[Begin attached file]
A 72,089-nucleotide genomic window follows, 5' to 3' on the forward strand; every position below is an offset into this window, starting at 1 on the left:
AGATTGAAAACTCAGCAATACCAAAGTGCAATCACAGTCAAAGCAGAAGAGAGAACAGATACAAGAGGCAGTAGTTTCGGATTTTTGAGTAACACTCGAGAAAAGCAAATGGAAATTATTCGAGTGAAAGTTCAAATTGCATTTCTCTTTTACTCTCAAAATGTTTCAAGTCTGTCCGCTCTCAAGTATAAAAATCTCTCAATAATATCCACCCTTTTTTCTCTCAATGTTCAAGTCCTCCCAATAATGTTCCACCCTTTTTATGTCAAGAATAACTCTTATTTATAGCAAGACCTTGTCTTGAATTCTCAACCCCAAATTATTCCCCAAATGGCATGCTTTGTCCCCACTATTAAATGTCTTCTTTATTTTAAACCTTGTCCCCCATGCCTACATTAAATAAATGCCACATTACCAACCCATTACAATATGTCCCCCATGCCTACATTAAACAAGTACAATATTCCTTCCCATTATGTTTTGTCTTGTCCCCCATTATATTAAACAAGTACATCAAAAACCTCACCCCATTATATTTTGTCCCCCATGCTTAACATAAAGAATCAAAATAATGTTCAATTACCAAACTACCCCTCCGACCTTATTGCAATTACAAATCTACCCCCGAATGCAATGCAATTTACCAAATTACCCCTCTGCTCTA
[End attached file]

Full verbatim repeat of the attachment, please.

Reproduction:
A 72,089-nucleotide genomic window follows, 5' to 3' on the forward strand; every position below is an offset into this window, starting at 1 on the left:
AGATTGAAAACTCAGCAATACCAAAGTGCAATCACAGTCAAAGCAGAAGAGAGAACAGATACAAGAGGCAGTAGTTTCGGATTTTTGAGTAACACTCGAGAAAAGCAAATGGAAATTATTCGAGTGAAAGTTCAAATTGCATTTCTCTTTTACTCTCAAAATGTTTCAAGTCTGTCCGCTCTCAAGTATAAAAATCTCTCAATAATATCCACCCTTTTTTCTCTCAATGTTCAAGTCCTCCCAATAATGTTCCACCCTTTTTATGTCAAGAATAACTCTTATTTATAGCAAGACCTTGTCTTGAATTCTCAACCCCAAATTATTCCCCAAATGGCATGCTTTGTCCCCACTATTAAATGTCTTCTTTATTTTAAACCTTGTCCCCCATGCCTACATTAAATAAATGCCACATTACCAACCCATTACAATATGTCCCCCATGCCTACATTAAACAAGTACAATATTCCTTCCCATTATGTTTTGTCTTGTCCCCCATTATATTAAACAAGTACATCAAAAACCTCACCCCATTATATTTTGTCCCCCATGCTTAACATAAAGAATCAAAATAATGTTCAATTACCAAACTACCCCTCCGACCTTATTGCAATTACAAATCTACCCCCGAATGCAATGCAATTTACCAAATTACCCCTCTGCTCTA